weimar germany

10

That’s why Germans panic on hearing the word “inflation”

Hyperinflation during the early period of the Weimar Republic:

  • January 31, 1920: 1 US-Dollar = 42 Reichsmark (RM)
  • October 21, 1922: 1 US-Dollar = 4,439 RM
  • January 31, 1922: 1 US-Dollar = 49,000 RM
  • August 8, 1923: 1 US-Dollar = 4,860,000 RM
  • September 7, 1923: 1 US-Dollar = 53.000.000 RM
  • October 3, 1923: 1 US-Dollar = 440.000.000 RM
  • October 11, 1923: 1 US-Dollar = 5.060.000.000 RM
  • October 22, 1923: 1 US-Dollar = 32.150.000.000 RM
  • November 3, 1923: 1 US-Dollar = 418.950.000.000 RM
  • November 9, 1923: 1 US-Dollar = 628.500.000.000 RM
  • November 15, 1923: 1 US-Dollar = 4.200.000.000.000 RM

People were burning the banknotes in the oven because the paper heated more than the coal they were able to buy with the money.

Bauhaus Costumes, 1920s - Scene from the Triadic Ballet, Weimar Germany. Photo by Karl Grill.

‘The essential difference between the fancy-dress balls organized by the artists of Paris, Berlin, Moscow and the ones here at the Bauhaus is that our costumes are truly original,’ [Farkas] Molnár wrote in a 1925 essay entitled ‘Life at the Bauhaus.’  (via CURBED)

2

November 8th 1923: Beer Hall Putsch

On this day in 1923, a group led by future German Chancellor Adolf Hitler launched an attempted takeover of the German government in Munich. Hitler, leader of the nationalist and anti-Semitic Nazi party since 1921, capitalised on public anger at the government over the humiliating terms of the Treaty of the Versailles. Many Germans, blaming this treaty for the nation’s economic woes, turned to the Nazi Party as an alternative to the Weimar government in Berlin. In November 1923, Hitler and his accomplices - including famed general Erich Ludendorff - planned to overthrow the state government of Bavaria, which would be the opening act for a larger plot to topple the Weimar Republic. They conspired to kidnap the Bavarian state commissioner, and on November 8th 1923 burst into the Bürgerbräukeller beer hall in Munich, where the commissioner was speaking, firing gunshots into the air and declaring a ‘national revolution’. However, Hitler’s followers failed to take over Munich’s government buildings, and a march to the Bavarian Defense Ministry was blocked by police. In the ensuing commotion, four police officers and sixteen Nazis were killed, and Hitler, suffering a disolated shoulder, fled the scene. Hitler was arrested on November 11th, and convicted of treason for his role in the failed coup. He was sentenced to five years in prison, though only served less then a year, during which time he wrote his autobiography Mein Kampf. The popularity of Hitler and the Nazi party greatly increased in the face of the publicity following the Beer Hall Putsch, which contributed to their electoral success ten years later.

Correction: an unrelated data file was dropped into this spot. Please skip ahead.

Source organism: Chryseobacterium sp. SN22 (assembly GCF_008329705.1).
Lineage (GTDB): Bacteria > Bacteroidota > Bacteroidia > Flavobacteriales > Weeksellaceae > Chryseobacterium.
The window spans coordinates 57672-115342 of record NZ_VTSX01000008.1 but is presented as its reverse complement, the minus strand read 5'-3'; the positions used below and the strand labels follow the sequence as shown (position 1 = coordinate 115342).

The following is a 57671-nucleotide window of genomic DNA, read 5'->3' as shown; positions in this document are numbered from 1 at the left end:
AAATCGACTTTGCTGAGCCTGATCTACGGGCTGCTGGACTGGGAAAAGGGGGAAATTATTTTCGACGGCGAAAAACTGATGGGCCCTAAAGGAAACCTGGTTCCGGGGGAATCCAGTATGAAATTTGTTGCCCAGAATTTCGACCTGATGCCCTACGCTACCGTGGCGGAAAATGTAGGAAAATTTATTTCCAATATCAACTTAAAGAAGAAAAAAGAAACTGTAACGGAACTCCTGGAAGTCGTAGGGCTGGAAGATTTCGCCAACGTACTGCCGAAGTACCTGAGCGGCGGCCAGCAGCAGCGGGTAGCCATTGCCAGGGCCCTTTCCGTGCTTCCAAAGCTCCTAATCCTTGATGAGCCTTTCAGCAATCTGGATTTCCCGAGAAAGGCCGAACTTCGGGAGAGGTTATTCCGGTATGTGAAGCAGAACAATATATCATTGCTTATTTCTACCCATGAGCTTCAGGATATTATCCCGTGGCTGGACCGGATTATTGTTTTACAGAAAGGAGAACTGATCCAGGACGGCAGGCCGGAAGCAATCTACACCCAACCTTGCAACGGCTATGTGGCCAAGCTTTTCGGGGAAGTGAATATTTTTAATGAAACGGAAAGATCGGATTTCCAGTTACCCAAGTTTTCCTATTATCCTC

“The national revolution has broken out. The hall is surrounded.”

Sources: http://www.history.com/topics/beer-hall-putsch, http://www.historylearningsite.co.uk/modern-world-history-1918-to-1980/weimar-germany/the-beer-hall-putsch-of-1923/

Max Beckmann, The Night, 1919 (Kunstsammlung Nordrhein-Westfalen, Düsseldorf).

J. M. Bernstein writes:

The cruelty of abstraction, its cutting into the flesh of sensuousness in order to enact such sensuousness, engages us on the ground of our bodily mortality, which the reigning universals eclipse as a condition for meaning. The disturbance, distress, suffering of the material surface - just that - that these canvases perform (on and to us) are a way of calling back and voicing sensuous reality in its mortal coils, of recalling or inventing an experience of depth of transcendence that hangs on nothing more than our bodily habitation of a material world in which all things pass away.